Addressing Multiple Sclerosis in Communities of Color
Martin M.S. Alliance Foundation
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I was 16 years old and in the 11th grade when I first experienced an “MS episode.” Of course, at the time, I had no idea what an “MS episode” was, but one day I went blind in my left eye while driving to work. I went to my doctor who determined that this incident was a flare up of a condition called idiopathic thromboctepenic purpura (ITP). I had been diagnosed with this rare neurological disorder at age 13, so I knew the drill. He referred me to a specialist who prescribed a round of steroids and I regained my sight.
I returned to my normal life, which included my regular school activities and participation in local politics. The following year I graduated from high school and enrolled at Howard University. I volunteered on local campaigns and even for Bill Clinton’s re-election campaign in 1996.
Then one night I suffered a muscle spasm so severe that it sent me to the emergency room. A few months later, I experienced a weird numbness along the left side of my face that felt like a shot of Novocain. This time, the explanation for my “episodes” was different—I had multiple sclerosis, a progressive neurological autoimmune disorder of the central nervous system. I was told that by the time I reached 30, I would be so debilitated that I would not be able to walk. I was 18 years old.
In that instant, my life changed forever. I once had dreams of going to law school and of becoming the first African American woman to serve on the Supreme Court. But everything changed with the knowledge that my quality of life would rapidly deteriorate. I was devastated.
Eager to escape the reality of my situation, I took an opportunity to study abroad in London for six months. It put an ocean between me and my condition; I forgot all about MS and I had the time of my life. It was a carefree and reckless adventure, but I believed that I only had a short time to enjoy life as a vibrant, healthy young woman.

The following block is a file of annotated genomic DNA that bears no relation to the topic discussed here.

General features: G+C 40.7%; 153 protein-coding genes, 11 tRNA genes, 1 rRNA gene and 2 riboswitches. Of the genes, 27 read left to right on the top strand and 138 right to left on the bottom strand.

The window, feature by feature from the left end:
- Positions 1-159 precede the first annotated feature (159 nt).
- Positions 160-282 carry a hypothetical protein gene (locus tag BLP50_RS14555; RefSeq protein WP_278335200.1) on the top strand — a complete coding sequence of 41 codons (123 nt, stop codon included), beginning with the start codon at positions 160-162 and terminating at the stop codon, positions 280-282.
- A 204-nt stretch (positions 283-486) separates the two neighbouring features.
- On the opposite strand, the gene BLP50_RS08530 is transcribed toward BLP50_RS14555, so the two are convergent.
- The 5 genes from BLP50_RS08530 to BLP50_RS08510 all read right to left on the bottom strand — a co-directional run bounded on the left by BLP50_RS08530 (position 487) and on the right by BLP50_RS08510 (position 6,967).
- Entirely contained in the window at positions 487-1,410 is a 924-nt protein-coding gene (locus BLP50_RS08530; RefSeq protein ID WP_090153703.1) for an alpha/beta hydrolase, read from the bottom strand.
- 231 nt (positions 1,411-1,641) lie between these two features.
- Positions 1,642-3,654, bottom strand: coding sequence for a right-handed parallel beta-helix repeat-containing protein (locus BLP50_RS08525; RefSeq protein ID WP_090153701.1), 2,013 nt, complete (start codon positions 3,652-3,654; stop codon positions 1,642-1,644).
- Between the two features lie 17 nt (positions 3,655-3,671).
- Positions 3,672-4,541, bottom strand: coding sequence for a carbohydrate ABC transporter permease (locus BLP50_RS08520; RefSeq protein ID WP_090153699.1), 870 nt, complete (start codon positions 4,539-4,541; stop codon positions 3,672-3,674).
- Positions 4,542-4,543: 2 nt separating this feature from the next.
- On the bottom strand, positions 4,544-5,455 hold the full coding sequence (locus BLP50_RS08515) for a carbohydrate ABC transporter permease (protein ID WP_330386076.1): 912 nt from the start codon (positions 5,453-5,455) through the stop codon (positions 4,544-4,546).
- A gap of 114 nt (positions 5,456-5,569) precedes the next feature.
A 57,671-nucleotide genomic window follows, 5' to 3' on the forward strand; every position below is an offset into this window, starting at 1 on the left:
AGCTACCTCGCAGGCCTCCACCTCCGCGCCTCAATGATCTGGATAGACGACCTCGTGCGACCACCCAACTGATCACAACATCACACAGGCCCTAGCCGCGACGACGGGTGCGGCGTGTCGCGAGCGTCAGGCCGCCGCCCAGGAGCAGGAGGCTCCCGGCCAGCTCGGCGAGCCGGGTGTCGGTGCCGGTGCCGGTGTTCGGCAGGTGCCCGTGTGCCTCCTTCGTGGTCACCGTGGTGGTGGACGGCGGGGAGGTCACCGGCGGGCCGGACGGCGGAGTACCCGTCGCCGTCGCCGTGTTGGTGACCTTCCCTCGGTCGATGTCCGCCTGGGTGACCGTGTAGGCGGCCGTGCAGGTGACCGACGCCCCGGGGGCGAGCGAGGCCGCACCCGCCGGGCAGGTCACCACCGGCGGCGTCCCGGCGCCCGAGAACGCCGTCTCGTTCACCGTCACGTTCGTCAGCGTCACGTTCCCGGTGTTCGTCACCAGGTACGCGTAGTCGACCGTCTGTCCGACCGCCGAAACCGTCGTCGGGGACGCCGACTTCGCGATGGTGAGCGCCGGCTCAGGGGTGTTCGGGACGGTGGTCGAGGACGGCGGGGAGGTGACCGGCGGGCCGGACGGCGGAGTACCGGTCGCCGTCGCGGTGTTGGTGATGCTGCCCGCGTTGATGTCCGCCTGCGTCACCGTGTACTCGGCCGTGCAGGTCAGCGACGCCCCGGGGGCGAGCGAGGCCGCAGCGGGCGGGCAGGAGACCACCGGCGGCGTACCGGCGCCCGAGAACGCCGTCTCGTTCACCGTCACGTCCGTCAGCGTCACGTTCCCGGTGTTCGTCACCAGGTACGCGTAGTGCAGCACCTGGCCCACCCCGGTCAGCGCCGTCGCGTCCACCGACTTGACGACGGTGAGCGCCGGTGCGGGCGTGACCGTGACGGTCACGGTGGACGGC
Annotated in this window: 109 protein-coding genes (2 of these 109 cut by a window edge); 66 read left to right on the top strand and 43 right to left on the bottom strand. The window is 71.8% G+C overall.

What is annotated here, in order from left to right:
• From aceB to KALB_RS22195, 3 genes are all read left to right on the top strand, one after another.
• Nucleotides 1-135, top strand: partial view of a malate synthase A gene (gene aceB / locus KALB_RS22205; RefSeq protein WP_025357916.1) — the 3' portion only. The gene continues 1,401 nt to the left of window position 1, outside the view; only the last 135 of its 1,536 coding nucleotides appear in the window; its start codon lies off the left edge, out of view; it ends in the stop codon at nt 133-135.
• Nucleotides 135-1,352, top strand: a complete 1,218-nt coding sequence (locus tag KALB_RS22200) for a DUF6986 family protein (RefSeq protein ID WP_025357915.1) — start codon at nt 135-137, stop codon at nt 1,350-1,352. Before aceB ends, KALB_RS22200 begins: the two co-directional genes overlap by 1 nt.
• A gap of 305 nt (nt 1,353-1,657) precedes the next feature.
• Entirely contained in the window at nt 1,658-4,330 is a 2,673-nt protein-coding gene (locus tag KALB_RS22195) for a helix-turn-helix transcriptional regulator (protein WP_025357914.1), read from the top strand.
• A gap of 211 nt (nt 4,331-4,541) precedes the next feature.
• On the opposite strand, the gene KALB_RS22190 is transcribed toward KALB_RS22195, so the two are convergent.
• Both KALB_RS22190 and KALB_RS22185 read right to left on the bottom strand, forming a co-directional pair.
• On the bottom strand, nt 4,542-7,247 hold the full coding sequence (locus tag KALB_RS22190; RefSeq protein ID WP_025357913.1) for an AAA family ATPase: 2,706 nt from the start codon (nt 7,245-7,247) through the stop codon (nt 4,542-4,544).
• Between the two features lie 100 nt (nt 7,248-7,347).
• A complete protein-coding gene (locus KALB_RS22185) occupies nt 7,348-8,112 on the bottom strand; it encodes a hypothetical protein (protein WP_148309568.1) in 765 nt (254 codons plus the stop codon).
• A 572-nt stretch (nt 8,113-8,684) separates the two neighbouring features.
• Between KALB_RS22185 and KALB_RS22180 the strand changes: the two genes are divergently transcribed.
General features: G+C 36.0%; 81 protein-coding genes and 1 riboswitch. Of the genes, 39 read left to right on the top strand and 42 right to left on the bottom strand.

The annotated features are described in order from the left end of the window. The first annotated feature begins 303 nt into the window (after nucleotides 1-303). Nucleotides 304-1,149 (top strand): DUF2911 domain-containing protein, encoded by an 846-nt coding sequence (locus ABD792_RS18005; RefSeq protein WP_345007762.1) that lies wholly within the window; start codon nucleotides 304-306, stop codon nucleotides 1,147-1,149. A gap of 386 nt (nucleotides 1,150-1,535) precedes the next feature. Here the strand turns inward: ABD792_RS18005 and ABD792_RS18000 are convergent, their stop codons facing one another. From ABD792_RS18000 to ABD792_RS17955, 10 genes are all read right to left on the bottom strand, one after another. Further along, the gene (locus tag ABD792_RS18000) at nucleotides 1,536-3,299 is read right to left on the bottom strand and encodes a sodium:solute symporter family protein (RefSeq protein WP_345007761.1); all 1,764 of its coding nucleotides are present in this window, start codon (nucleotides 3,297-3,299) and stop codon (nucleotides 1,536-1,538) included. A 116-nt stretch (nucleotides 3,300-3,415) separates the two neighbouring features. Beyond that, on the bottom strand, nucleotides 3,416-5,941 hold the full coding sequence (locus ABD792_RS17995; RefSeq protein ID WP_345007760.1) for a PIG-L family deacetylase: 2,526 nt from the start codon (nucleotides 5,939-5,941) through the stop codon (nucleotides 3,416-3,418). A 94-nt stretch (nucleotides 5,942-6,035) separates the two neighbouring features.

I returned stateside and went on to graduate from Howard University with a degree in Political Science. Before long though, I had another MS episode so once again I had to face the reality of life with this disorder. But my time in Europe had given me hope that I could still live a productive life with MS, so I forged ahead with new goals.
In 1999 I got my first professional job on Capitol Hill working in the office of Congresswoman Sheila Jackson Lee (D-TX). It was during my time on the Hill I was inspired to give meaning to my struggle with MS. I resolved to learn as much as I could and to connect with others who also lived with this disorder.
I began by attending my first MS support group meeting. However, it was immediately clear that I had nothing in common with the other attendees except for MS. Everyone at this meeting was white and they were older than me. There were several well-known African American celebrities who suffered with MS, but they were also older than me. I was frustrated when I could not find more information about this condition and its manifestations among people of color. I wondered if I was the only young African American woman with MS. So I decided to form my own organization to speak out and to educate our community about multiple sclerosis—the M.S. Alliance Foundation, Inc.
This organization has two primary goals: public education and financial support services for people of color with MS. The impact of MS among people of color is largely unknown because not enough research has been done, and the public face of this disorder continues to be that of white women. Thus, we must raise the level of awareness within communities of color, and urge more research on the impact of this condition on under-represent populations. Like most progressive illnesses, the economic toll of life with MS is extremely high, so providing some assistance with the costs of medication and treatment is our other purpose.
When I was first diagnosed with MS, I faced a choice. Either I could wait for an inevitable physical decline and die, or I could live and use this time to fight for my life and countless others like me with this condition. In the ten years since I was first diagnosed, I have chosen to live and I have only begun the fight.